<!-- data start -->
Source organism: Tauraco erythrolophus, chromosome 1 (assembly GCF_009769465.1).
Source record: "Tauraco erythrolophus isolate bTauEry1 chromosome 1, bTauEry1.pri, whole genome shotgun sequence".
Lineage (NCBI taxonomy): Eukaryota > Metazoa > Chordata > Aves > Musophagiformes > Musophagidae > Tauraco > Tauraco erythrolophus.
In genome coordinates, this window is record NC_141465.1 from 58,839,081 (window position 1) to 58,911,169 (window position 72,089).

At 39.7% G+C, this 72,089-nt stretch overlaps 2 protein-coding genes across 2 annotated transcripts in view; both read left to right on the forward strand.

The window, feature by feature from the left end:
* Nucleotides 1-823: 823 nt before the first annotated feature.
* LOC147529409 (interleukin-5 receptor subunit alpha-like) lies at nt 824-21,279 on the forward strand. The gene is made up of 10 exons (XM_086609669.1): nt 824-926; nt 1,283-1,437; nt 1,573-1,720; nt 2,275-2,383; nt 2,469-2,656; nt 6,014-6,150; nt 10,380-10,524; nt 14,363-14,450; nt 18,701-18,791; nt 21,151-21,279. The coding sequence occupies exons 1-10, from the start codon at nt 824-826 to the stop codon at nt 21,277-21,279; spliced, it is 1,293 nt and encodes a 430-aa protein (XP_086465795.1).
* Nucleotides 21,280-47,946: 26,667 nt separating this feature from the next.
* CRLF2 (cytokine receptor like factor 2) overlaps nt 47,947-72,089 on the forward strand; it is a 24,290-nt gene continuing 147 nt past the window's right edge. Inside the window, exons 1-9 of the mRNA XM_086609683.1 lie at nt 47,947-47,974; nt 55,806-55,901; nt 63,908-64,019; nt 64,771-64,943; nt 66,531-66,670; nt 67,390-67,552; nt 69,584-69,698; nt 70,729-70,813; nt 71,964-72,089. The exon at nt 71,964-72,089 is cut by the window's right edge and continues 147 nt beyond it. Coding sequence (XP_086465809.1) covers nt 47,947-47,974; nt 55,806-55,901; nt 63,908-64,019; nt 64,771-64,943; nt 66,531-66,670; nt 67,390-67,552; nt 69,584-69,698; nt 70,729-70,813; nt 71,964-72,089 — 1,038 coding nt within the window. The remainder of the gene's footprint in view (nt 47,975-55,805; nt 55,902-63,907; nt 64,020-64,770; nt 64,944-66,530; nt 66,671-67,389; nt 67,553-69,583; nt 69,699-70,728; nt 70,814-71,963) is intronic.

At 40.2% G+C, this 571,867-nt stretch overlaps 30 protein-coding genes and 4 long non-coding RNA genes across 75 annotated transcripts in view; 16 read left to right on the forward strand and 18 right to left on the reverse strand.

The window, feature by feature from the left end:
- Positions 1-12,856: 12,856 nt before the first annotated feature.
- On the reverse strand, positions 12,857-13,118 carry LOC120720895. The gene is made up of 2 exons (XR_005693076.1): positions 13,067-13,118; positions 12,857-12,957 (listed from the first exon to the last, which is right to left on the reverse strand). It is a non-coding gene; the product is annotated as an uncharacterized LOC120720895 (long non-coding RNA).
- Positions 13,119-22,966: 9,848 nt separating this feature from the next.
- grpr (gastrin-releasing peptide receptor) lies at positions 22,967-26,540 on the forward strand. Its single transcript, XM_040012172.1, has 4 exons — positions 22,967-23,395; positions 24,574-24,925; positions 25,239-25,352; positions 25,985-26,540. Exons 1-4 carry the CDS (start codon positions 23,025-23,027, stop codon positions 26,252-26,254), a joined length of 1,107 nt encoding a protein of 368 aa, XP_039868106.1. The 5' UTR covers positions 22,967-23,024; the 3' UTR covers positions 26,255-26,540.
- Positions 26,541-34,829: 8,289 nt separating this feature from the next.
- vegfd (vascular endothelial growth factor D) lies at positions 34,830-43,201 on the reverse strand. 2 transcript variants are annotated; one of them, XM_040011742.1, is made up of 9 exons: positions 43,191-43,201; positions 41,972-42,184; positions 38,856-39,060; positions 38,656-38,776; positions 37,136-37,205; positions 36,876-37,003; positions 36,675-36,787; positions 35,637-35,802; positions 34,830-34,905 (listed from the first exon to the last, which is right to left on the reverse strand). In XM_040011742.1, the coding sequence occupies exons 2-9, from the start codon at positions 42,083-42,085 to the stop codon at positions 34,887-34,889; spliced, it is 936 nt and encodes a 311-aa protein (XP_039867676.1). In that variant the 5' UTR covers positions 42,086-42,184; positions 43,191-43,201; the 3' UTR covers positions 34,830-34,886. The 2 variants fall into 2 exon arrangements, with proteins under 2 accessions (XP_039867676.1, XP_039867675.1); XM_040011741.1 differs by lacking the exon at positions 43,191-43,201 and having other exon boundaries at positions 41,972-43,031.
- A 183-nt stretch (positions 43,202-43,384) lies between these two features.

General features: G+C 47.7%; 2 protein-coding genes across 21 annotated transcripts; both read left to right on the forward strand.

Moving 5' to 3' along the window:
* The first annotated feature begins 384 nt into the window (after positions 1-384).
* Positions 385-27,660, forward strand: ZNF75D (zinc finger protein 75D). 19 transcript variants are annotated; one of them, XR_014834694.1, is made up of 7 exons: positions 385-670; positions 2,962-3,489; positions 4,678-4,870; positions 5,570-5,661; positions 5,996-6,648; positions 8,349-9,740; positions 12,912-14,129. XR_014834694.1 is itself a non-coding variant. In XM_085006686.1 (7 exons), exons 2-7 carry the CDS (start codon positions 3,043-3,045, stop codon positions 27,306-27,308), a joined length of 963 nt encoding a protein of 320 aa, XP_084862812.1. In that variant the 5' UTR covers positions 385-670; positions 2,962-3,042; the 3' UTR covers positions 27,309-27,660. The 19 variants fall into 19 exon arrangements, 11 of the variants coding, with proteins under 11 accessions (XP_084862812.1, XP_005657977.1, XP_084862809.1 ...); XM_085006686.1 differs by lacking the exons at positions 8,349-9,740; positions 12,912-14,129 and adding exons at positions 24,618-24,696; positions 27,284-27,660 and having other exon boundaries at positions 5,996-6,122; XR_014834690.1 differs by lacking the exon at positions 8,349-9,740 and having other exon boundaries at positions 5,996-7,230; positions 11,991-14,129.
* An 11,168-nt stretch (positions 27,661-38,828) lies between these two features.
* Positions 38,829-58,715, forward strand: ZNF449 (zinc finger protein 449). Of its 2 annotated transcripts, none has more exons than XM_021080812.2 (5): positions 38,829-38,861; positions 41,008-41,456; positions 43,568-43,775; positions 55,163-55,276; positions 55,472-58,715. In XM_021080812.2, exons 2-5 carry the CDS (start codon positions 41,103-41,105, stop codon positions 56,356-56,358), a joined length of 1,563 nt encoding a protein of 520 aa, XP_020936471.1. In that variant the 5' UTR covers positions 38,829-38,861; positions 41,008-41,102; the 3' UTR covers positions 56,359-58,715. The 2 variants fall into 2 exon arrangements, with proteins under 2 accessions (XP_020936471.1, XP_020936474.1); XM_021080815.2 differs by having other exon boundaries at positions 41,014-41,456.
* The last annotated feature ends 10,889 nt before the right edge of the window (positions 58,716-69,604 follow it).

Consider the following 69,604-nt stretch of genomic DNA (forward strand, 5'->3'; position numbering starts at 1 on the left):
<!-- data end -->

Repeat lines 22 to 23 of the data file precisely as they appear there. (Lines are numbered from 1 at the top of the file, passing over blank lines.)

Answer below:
* The first annotated feature begins 384 nt into the window (after positions 1-384).
* Positions 385-27,660, forward strand: ZNF75D (zinc finger protein 75D). 19 transcript variants are annotated; one of them, XR_014834694.1, is made up of 7 exons: positions 385-670; positions 2,962-3,489; positions 4,678-4,870; positions 5,570-5,661; positions 5,996-6,648; positions 8,349-9,740; positions 12,912-14,129. XR_014834694.1 is itself a non-coding variant. In XM_085006686.1 (7 exons), exons 2-7 carry the CDS (start codon positions 3,043-3,045, stop codon positions 27,306-27,308), a joined length of 963 nt encoding a protein of 320 aa, XP_084862812.1. In that variant the 5' UTR covers positions 385-670; positions 2,962-3,042; the 3' UTR covers positions 27,309-27,660. The 19 variants fall into 19 exon arrangements, 11 of the variants coding, with proteins under 11 accessions (XP_084862812.1, XP_005657977.1, XP_084862809.1 ...); XM_085006686.1 differs by lacking the exons at positions 8,349-9,740; positions 12,912-14,129 and adding exons at positions 24,618-24,696; positions 27,284-27,660 and having other exon boundaries at positions 5,996-6,122; XR_014834690.1 differs by lacking the exon at positions 8,349-9,740 and having other exon boundaries at positions 5,996-7,230; positions 11,991-14,129.